Big block of quince candy

After milling to remove seeds, stems, skin, and other hard parts; after hours of slow-cooking; and after setting to cool for hours; your quince candy should be one giant, flat, soft “gumdrop.”

The quince candy should set to the consistency of a soft gumdrop. If it’s too soft, re-melt it in the slow cooker and cook and cook.

If your candy is properly gummy, turn it out onto a piece of parchment paper and cut it into any shapes you like with a thin bladed knife. I cut it into half inch strips and then cut the strips into inch long rectangles. Toss the pieces in a bowl of granulated sugar. The sugar is for more than sweetness: it helps keep the pieces from sticking together and it helps prevent mold. If your candy is too moist and you find that the sugar is dissolving or there is moisture gathering at the bottom of your storage container, you didn’t cook the quince paste down enough. You can place the pieces in a food dehydrator on low heat to dry it further, but be careful not to melt it. If you don’t have a dehydrator, you should return all the pieces to your slow cooker and cook it some more.

Dusting quince candy with granulated sugar

When you make your own candy, you can cut it into whatever shapes please you. Making rectangles is easy and it assures some uniformity among the pieces. After you cut up the candy, toss the pieces in granulated sugar. This final coating helps prevent spoilage and makes the candy less sticky to the touch.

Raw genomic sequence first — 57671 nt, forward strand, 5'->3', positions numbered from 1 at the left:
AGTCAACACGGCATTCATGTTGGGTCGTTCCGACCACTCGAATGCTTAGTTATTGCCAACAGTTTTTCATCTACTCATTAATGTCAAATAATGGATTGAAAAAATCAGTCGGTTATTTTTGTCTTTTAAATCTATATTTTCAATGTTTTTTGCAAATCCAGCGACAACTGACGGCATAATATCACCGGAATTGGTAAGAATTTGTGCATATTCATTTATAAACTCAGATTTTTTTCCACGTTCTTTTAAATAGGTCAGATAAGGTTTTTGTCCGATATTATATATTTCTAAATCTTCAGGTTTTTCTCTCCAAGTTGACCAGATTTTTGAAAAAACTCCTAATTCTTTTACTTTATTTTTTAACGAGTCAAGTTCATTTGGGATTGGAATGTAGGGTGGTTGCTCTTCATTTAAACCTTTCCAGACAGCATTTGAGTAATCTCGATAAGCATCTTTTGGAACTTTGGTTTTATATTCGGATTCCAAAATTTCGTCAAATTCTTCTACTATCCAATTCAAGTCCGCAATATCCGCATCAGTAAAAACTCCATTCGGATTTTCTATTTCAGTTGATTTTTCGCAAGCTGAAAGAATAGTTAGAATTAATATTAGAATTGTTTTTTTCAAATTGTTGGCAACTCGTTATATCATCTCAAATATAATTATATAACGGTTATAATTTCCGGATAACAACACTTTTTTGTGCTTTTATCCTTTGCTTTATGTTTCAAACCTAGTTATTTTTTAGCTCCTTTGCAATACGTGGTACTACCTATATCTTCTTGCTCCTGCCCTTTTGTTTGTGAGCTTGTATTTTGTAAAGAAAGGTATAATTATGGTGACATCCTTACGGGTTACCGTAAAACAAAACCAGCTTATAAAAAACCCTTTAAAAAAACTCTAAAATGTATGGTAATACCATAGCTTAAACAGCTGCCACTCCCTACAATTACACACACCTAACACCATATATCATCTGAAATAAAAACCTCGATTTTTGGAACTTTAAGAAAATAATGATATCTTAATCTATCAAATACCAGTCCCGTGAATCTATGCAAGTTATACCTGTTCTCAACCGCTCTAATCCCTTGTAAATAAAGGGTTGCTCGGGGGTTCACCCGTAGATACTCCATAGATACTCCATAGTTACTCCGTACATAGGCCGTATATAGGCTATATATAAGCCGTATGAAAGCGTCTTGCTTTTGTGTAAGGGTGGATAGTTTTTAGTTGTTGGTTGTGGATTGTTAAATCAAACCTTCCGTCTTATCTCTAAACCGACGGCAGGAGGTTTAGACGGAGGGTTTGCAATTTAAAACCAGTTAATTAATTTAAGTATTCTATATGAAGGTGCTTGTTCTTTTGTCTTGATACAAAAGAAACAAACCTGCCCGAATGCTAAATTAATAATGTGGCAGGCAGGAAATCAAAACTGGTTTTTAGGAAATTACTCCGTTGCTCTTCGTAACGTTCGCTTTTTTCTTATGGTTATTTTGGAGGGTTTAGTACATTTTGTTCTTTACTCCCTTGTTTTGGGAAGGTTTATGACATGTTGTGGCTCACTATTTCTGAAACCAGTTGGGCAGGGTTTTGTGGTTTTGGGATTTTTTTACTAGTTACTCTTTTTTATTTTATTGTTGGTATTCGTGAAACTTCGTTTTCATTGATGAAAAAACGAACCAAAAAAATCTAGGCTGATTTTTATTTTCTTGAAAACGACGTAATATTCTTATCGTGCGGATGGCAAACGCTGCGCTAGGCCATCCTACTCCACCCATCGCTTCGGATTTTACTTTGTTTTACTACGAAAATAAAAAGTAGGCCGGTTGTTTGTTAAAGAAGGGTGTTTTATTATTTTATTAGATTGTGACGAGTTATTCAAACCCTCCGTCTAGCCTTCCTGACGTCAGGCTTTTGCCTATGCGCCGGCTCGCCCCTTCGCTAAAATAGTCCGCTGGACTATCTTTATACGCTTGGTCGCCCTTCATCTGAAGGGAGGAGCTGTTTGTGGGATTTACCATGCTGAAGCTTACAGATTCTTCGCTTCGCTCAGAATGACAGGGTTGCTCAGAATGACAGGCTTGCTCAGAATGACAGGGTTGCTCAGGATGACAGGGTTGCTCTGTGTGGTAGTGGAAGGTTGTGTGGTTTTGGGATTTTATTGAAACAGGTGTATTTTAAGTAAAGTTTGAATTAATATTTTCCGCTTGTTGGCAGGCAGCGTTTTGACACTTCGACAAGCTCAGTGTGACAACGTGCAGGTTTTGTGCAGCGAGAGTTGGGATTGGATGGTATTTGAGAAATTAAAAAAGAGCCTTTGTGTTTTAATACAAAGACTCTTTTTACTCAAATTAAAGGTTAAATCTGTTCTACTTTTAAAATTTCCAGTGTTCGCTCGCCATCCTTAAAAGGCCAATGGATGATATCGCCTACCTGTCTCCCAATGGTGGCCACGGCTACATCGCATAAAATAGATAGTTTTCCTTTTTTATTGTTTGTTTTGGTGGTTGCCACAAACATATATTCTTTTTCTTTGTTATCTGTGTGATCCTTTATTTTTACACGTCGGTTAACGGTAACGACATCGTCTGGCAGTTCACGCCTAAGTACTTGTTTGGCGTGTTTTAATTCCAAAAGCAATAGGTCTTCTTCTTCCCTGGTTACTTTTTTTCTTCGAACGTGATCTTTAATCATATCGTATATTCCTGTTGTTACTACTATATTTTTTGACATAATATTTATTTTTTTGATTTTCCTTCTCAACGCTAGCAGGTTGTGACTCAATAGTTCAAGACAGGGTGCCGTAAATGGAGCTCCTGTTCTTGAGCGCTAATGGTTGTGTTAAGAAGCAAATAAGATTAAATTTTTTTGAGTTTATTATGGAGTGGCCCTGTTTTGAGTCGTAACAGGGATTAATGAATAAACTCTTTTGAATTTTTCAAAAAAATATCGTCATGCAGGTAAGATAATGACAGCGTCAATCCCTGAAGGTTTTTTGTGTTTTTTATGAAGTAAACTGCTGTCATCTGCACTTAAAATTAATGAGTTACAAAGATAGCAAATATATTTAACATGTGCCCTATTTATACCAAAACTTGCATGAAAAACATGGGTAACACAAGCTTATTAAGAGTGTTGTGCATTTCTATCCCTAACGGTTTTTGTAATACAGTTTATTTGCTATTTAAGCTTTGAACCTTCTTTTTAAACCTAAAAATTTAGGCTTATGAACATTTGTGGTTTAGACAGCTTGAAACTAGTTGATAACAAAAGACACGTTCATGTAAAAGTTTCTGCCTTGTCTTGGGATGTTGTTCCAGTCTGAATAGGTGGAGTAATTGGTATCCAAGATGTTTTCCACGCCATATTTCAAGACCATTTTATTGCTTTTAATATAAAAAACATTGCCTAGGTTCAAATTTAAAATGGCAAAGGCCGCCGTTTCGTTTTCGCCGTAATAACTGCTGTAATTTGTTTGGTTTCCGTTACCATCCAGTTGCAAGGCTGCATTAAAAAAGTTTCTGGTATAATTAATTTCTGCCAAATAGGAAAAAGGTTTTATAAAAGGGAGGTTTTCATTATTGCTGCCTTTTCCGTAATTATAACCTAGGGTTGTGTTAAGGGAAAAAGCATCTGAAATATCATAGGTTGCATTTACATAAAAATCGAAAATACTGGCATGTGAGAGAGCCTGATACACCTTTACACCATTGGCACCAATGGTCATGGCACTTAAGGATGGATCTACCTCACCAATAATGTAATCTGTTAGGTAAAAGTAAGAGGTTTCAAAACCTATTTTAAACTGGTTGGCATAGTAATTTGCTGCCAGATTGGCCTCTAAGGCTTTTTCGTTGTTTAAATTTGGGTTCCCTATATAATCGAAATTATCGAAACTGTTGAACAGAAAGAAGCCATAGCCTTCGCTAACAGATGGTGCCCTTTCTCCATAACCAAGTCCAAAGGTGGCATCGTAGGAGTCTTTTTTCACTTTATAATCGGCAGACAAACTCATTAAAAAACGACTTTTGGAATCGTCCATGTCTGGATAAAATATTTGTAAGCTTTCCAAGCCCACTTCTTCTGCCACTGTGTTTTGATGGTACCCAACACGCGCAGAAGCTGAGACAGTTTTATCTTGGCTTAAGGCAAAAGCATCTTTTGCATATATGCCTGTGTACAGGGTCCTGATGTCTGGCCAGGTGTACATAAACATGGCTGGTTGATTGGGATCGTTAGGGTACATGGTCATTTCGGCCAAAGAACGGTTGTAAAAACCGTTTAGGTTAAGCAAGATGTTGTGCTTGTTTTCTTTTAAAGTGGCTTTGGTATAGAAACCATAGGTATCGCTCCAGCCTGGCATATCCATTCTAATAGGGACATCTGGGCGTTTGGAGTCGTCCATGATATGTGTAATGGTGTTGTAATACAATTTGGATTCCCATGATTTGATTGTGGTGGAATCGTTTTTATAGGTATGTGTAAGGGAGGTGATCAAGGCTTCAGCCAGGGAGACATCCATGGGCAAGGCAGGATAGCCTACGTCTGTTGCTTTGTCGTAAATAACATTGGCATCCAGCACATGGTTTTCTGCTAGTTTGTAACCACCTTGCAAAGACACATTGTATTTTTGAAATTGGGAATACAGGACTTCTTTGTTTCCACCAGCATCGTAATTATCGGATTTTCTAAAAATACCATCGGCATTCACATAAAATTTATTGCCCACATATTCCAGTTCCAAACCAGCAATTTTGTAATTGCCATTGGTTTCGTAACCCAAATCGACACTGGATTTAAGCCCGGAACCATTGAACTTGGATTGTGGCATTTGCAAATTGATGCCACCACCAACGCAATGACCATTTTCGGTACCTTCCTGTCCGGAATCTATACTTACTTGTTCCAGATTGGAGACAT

Uses and Variations for Quince Candy

The candy keeps well for up to six months in an airtight tin or jar. You can refrigerate or freeze it if you need a longer storage time.

If you want, add spices to the sugar with which you coat the candy. Cinnamon, ginger, and cardamom are all nice, as is vanilla. I’m partial to the cardamom.

These candies would be great in “thumb print” butter cookies where you put a dab of jam in the center. They’d also be good dipped in chocolate.

Copyright 2013 – Kris Gasteiger

I like them just fine plain.

 

Kris Gasteiger is the owner and operator of White Oaks Farm in Levels, West Virginia. Click here to reach him via email: Kris at White Oaks Farm.

 

2 Responses to “Homemade Quince Candy”

  • Bren:

    I was so pleased to find your post re The Year Round Gardener blog. This ‘candy’ must taste delicious. When I roasted my quince, some juice leaked to the bottom of the pan and turned naturally to candy. There I was scraping the gel with my spoon and loving every mouthful. Great post.

  • Daniel Gasteiger:

    Bren: Thanks for your comment. I haven’t tried Kris’s recipe, but like you, I’ve chowed on concentrated quince juice – there’s always a film stuck to the inside of the jelly pot after I can a batch. Inspired by Kris’s post, I’m going to cook down several cups of quince juice I didn’t make into jelly and see whether I can create transparent quince gummies. It saddens me that quince has become an exotic flavor… I hope presenting information about it in the blog encourages more people to develop some love for this nearly forgotten delicacy.